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April 19, 2018
The highs and lows of Colorado education are spotlighted in ‘The Outliers’
A new report from the Denver-based education reform advocacy group A Plus Colorado examines both exemplary and struggling districts.
March 6, 2018
A tiny Indiana district is banking on virtual education to survive. But at what cost?
As a result, lawmakers are taking steps to learn more about districts that pursue in-house virtual education programs.
November 21, 2017
Policymakers agree virtual schools should get more teachers and less money. Will they make it happen?
But national and even local charter school advocates say changes need to be made at Indiana Virtual School and online charters more broadly across the state.
October 31, 2017
As students signed up, online school hired barely any teachers — but founder’s company charged it millions
The state has set aside more than $62 million over the next two years to keep the school in business.
January 5, 2017
Educators step up to the challenges facing Indiana’s underachieving online schools
"Everything that goes on in any other school has to go on in an online school as well."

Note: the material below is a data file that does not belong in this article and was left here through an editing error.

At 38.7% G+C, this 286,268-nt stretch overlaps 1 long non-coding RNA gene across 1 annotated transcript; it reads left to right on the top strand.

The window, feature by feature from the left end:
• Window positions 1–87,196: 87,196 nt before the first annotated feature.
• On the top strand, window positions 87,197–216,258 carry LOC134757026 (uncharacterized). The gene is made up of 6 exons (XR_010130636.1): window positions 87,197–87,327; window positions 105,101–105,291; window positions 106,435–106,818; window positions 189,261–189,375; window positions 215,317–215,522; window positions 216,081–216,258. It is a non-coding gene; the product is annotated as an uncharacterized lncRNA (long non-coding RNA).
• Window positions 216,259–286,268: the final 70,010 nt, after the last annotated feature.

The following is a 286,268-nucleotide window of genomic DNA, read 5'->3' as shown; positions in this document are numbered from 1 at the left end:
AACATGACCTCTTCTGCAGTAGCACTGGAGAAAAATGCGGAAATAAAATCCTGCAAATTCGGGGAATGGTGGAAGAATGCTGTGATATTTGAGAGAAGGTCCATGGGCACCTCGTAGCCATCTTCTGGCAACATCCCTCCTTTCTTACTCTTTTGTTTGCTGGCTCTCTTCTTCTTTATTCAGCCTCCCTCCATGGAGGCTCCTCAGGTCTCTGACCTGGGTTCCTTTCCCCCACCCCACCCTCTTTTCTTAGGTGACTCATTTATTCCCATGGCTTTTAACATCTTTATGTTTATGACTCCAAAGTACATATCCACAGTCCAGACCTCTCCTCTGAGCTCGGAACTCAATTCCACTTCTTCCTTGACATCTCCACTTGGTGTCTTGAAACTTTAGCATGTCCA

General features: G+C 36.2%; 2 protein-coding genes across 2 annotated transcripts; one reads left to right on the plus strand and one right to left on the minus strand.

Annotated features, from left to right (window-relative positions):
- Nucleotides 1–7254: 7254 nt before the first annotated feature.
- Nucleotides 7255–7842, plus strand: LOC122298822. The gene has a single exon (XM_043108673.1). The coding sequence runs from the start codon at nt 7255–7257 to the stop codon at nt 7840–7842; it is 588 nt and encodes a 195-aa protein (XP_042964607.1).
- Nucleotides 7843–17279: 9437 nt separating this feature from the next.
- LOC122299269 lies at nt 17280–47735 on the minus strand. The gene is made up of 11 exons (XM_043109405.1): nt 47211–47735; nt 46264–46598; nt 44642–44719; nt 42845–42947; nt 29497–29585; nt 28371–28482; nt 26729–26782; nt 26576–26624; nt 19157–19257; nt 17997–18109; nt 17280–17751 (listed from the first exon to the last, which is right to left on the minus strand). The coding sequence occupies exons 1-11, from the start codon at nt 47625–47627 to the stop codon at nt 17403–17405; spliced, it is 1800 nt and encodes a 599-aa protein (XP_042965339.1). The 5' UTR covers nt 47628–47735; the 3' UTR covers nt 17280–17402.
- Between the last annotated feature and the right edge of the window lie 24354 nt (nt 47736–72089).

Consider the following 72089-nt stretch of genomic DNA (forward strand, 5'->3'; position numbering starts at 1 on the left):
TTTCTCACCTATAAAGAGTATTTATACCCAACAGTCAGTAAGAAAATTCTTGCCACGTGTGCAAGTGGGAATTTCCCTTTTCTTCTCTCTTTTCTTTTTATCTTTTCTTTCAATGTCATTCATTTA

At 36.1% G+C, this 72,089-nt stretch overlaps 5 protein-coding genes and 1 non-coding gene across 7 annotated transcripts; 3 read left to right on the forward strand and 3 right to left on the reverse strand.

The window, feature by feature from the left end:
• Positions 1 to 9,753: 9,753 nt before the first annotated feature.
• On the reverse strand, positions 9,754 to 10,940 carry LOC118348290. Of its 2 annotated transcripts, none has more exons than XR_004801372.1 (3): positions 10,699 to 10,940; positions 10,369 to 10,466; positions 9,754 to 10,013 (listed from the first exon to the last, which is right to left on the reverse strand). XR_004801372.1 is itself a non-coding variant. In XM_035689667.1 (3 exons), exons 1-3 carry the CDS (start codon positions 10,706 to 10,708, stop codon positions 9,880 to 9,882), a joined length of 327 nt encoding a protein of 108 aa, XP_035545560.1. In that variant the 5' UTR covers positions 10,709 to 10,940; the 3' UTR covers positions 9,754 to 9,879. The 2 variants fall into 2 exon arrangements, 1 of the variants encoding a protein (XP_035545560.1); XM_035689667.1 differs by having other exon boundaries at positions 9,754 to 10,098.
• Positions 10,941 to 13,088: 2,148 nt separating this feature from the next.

January 3, 2017
Why online learning works for these Indiana kids
Families said the self-paced nature of virtual learning, the lack of social distractions and the ability to learn anywhere, have allowed their kids to be successful
March 2, 2015
Debate over online school’s fate slated to begin
Tennessee lawmakers consider a bill that would allow a low-performing virtual school to operate through June of 2019 instead of closing this year.
October 9, 2014
With changes in leadership and funding, the splashy 'iZone' reaches a crossroads
Top officials have recently left the Innovation Zone, a Bloomberg-era initiative whose federal grants are drying up. City officials say the iZone's work is continuing, but some wonder where it fits in the new administration.
March 1, 2012
Ask an Expert: Online learning resources for kids
A mom is looking for educational apps and online games for the K-2 set. Get some good suggestions from this educational tech expert.